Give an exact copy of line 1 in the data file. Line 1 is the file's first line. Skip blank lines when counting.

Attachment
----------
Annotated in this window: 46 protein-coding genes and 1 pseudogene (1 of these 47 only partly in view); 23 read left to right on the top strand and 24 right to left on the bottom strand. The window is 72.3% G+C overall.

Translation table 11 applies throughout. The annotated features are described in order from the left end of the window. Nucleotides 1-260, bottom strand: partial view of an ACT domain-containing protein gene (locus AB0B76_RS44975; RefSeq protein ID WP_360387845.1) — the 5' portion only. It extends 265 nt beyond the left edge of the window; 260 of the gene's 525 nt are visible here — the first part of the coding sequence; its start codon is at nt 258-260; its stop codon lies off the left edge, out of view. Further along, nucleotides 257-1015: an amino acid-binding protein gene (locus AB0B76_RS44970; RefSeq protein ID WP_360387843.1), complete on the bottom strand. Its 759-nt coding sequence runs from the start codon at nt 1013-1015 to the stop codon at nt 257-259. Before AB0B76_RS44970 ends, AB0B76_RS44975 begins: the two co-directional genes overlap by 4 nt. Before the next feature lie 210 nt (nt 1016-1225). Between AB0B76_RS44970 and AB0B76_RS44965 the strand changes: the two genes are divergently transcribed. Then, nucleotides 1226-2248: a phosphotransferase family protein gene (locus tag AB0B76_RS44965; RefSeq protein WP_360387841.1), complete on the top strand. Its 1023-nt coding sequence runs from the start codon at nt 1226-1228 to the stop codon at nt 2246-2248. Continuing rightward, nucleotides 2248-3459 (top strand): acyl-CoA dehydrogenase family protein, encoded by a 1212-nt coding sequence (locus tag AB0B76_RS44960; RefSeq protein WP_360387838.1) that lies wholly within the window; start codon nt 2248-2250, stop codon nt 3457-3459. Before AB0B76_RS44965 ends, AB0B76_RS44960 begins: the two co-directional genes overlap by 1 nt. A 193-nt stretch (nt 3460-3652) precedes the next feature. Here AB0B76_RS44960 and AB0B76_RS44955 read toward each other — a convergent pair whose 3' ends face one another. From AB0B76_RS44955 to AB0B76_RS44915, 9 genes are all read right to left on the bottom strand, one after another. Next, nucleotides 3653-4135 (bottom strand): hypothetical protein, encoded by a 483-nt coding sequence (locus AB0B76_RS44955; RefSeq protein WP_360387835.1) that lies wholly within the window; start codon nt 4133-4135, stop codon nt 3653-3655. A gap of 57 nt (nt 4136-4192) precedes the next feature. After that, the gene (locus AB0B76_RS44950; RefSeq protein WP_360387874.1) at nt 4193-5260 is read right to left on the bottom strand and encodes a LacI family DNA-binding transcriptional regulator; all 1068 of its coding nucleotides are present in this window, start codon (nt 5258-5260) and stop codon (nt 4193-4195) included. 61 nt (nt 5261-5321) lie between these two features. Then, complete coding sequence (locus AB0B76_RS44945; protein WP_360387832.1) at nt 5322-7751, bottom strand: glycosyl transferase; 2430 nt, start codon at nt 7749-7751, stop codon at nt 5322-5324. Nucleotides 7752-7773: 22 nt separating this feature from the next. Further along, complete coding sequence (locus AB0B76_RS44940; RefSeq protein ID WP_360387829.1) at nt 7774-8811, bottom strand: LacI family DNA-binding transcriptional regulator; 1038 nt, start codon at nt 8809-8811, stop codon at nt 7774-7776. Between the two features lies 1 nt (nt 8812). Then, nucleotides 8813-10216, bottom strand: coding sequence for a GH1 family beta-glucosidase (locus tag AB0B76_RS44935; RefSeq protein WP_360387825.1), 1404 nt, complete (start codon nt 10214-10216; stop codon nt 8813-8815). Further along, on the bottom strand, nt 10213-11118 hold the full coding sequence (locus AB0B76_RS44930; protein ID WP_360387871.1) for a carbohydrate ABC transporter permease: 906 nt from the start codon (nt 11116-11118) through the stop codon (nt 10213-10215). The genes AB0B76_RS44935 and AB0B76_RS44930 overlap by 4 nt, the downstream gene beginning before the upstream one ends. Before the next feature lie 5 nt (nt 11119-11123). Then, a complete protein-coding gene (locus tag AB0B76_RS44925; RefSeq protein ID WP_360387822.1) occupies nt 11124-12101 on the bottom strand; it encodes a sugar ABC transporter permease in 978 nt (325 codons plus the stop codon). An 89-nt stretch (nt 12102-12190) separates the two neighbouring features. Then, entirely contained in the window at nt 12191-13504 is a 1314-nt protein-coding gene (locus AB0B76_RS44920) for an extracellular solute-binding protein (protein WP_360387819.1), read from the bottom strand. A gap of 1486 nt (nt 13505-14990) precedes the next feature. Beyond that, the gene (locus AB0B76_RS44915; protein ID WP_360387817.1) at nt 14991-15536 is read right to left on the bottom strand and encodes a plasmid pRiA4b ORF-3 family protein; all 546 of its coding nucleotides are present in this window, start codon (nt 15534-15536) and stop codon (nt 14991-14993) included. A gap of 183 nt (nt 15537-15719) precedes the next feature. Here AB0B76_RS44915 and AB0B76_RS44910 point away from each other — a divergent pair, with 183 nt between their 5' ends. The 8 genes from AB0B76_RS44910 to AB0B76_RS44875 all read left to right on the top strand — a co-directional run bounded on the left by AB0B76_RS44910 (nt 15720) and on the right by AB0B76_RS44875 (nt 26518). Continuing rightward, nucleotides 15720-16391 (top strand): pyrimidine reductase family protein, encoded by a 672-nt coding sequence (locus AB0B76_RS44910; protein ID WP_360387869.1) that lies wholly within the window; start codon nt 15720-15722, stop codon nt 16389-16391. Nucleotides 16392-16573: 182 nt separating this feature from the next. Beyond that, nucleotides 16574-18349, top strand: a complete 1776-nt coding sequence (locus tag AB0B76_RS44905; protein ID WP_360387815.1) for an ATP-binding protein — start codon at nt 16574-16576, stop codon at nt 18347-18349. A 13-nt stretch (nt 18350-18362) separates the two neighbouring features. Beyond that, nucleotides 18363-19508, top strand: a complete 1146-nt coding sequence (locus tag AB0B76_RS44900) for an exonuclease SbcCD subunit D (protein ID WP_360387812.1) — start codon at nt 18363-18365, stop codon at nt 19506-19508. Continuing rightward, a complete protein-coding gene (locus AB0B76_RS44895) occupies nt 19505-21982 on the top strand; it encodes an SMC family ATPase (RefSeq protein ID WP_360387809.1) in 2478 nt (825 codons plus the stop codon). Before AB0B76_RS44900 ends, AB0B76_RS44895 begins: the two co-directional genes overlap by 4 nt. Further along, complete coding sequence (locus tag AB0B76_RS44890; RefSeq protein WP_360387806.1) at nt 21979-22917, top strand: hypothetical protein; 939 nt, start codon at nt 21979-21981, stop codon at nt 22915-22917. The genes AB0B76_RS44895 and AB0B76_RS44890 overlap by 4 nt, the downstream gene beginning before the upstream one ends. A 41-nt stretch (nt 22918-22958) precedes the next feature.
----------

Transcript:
Annotated in this window: 46 protein-coding genes and 1 pseudogene (1 of these 47 only partly in view); 23 read left to right on the top strand and 24 right to left on the bottom strand. The window is 72.3% G+C overall.